Zawadi, one week old and 3.5 lbs.
She had come to the orphanage a little over a month before. Her mother had died during birth and she was premature. There was only a very small chance she would live and in most situations, babies like her would die immediately. There are only three orphanages in that area of eastern DRC. Two of those refuse babies, they are simply not equipped to handle newborns in the first place, let alone premature newborns. The Save the Children Orphanage took her in, however. She was less than 2 kgs. She weighed 3.7 pounds. The orphanage is next to a hospital. They would do the same thing that the orphanage would do, they didn't have baby incubators or warming units. The orphanage swaddled her in as many blankets as they could, they fed her full strength formula every 2-3 hours, and they took her temperature every hour for the first month. And they held her. All of this would have been impossible a year ago. She would have died immediately. A year ago, there was 2 mamas with 37 babies/children. The babies were fed watered down formula three times a day. They were left in their beds as the two women frantically ran around the orphanage doing the best they could. But, in the end of May when little Zawadi came, it was a different place. There was a chart on the wall for marking the times she ate and her temperature. She was bundled and held close whenever possible. Thanks to you, she was shown love and given food. She was given a fighting chance at survival in the harshest of beginnings and places.
However, she didn't live. I found out today that she died the day after I was at the orphanage. I don't know how I wasn't told. I think perhaps everyone thought I knew and that they had told me, it's also possible that death is expected, especially for a little one like her. This whole time I had thought she was living against all odds. We just received our quarterly updates on all the children with their photos two days ago and I eagerly scanned their photos. Not only because I miss them all so much, but because I desperately needed to see her face, to have the physical proof that she lived. I didn't find her face or her name on the list. And I knew. I knew she had died.
Sometimes, you do the best you can, and it's not enough. Poverty is too extreme. She was too little and weak. She had been sick the days before I came. When I saw her that day, I knew she was still really ill, and I talked to the doctor about their treatment. It was too late. They did the best they could, but she was an orphan (too much was already stacked against her), and one that was never expected to live.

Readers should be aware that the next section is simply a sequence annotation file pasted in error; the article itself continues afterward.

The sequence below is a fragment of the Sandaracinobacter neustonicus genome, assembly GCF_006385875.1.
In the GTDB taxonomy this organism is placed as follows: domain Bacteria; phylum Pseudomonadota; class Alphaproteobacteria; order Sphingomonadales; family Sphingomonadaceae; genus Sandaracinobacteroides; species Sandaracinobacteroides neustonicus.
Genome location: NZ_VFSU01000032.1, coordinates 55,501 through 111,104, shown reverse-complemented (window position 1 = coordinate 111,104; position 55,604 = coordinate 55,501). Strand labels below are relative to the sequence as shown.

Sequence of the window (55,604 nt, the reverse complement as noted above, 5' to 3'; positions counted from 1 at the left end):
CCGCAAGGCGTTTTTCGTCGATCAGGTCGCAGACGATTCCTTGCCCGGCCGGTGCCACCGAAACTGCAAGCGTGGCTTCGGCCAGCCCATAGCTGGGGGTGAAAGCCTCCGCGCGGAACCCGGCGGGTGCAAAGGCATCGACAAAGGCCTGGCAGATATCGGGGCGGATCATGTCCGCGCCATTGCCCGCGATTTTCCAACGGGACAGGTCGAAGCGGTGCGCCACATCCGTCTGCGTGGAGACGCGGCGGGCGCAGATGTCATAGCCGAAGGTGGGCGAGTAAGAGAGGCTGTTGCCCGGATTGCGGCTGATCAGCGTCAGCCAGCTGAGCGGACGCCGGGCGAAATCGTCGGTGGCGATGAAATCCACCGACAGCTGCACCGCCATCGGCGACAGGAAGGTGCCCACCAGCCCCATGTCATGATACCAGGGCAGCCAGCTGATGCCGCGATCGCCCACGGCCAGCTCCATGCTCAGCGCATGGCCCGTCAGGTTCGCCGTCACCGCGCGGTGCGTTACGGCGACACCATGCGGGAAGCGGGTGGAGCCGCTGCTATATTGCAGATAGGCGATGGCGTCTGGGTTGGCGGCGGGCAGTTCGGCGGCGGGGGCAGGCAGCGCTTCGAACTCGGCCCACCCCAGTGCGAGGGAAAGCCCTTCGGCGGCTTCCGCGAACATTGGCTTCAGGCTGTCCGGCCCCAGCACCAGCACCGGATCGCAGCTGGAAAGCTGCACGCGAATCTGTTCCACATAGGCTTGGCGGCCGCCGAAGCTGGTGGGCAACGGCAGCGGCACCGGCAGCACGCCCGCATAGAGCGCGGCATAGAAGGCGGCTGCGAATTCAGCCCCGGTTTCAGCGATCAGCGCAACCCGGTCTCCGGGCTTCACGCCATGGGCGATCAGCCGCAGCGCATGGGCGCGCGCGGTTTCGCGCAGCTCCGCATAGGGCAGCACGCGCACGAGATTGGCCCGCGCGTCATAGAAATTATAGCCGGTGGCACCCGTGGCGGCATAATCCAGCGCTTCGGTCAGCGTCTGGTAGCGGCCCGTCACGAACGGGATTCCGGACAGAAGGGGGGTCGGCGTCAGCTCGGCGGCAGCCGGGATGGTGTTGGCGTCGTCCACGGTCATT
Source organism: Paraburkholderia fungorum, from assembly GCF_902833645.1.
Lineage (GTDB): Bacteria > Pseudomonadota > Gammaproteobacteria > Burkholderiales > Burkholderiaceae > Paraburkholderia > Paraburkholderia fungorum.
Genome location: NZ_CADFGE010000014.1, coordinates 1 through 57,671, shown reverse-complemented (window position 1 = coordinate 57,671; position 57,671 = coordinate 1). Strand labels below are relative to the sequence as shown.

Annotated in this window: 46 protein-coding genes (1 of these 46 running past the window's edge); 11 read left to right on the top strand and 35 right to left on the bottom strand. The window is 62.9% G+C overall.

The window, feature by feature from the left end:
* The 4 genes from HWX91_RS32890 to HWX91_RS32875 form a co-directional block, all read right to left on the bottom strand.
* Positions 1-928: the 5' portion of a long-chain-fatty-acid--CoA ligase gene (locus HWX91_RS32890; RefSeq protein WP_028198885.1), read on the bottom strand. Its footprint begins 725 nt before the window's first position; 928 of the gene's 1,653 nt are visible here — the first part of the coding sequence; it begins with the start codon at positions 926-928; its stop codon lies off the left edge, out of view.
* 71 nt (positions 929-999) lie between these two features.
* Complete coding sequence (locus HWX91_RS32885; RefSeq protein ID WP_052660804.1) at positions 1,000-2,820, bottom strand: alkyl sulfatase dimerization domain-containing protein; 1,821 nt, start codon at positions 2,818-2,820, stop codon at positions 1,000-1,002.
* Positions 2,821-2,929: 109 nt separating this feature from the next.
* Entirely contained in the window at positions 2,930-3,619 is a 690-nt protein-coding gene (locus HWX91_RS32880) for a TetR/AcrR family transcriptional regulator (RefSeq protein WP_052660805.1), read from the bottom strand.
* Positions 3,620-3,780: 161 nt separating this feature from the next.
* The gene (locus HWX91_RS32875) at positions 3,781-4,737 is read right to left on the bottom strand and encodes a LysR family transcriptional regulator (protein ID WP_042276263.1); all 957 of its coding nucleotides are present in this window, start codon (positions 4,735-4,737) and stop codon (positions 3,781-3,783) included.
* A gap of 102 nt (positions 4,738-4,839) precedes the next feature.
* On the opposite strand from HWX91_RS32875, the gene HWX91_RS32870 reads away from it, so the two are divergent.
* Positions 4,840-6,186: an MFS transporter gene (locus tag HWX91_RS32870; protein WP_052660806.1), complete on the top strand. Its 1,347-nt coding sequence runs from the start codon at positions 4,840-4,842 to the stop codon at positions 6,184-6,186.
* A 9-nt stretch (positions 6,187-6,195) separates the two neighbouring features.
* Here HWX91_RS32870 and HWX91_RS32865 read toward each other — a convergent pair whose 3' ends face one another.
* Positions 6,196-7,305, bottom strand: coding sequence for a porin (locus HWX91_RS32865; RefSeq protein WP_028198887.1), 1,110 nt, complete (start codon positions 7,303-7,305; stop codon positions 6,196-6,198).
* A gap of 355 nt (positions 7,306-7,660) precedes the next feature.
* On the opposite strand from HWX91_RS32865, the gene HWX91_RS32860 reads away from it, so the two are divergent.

If you read this post, you will read about the day I visited her in July. I was worried about her and one other baby. The other little baby, Benjamin? He is alive. My heart is grateful in the midst of pain.
It's hard to sit in my lovely house right now. It's quiet and tears fall. I want to rage against it all, against all the unfairness in this world, all the poverty and injustice. The mothers that die in birth unnecessarily. Right now there is a fine hospital close to where I live. If I was pregnant and was giving birth prematurely, I would go there immediately. The labor would be slowed. Or I would give birth. If I started to bleed to death, the bleeding would be slowed. Most likely, I would not die. My 3 1/2 pound baby would not be sentenced to die. She would be put in an incubator and warmed. If she had an infection, cultures would be sent, tests would be done, she would be given the appropriate antibiotics. Most likely, she would not die. If death came to either of us, it would be completely unexpected and utterly shocking.
Death in eastern DRC is not unexpected. You expect that if you are going to give birth you could die doing so, and it isn't shocking when it happens. 1 in 13 women die in birth (USAID report, 2010). If your baby lives, you expect that that newborn could die, and you aren't shocked when it happens. Infant mortality has improved only slightly from rates that were at 92 for every 1000 live births in 2007 (USAID report, 2010). If your baby lives, you expect that your child could be one that dies, and though you mourn her death, you aren't shocked or surprised. Under five (years old) mortality rate is 199 deaths per 1000 live births (Unicef, 2010). DRC is fifth in line after Afghanistan, Angola, Chad, and Somalia. It's expected. Horrifically expected.
Some days it seems so little. To give milk, to provide salaries so there are more mamas. Sometimes it feels like you are giving a little small light of hope in a huge world of darkness. Yet, I try to remember the other seven babies that came at the same time as Zawadi. Seven babies that were going to die too. Maybe they weren't so little, maybe they weren't premature. But their mothers had died. A death sentence. Those seven little ones are alive today. And they are alive because of that little light of hope.
I want to post their pictures. The seven little ones that live with hope every day. And I know that our work is not in vain.
Each of these seven little ones still needs sponsors. Would you consider sponsoring one of them?
Francine (she needs one sponsor at $25/month)
(I think picture taking was done at nap time!)
All these sweet ones (aside from Francine) need two partial sponsors at $25/month or one sponsor at $50/month. Please consider partnering with us and giving them a fighting chance.
Feel free to email me at hmulford at gmail.com or visit our website at www.tumainidrc.org.
Addendum: I forgot a baby! There are actually 8 babies at the orphanage right now. I forgot Mugishu!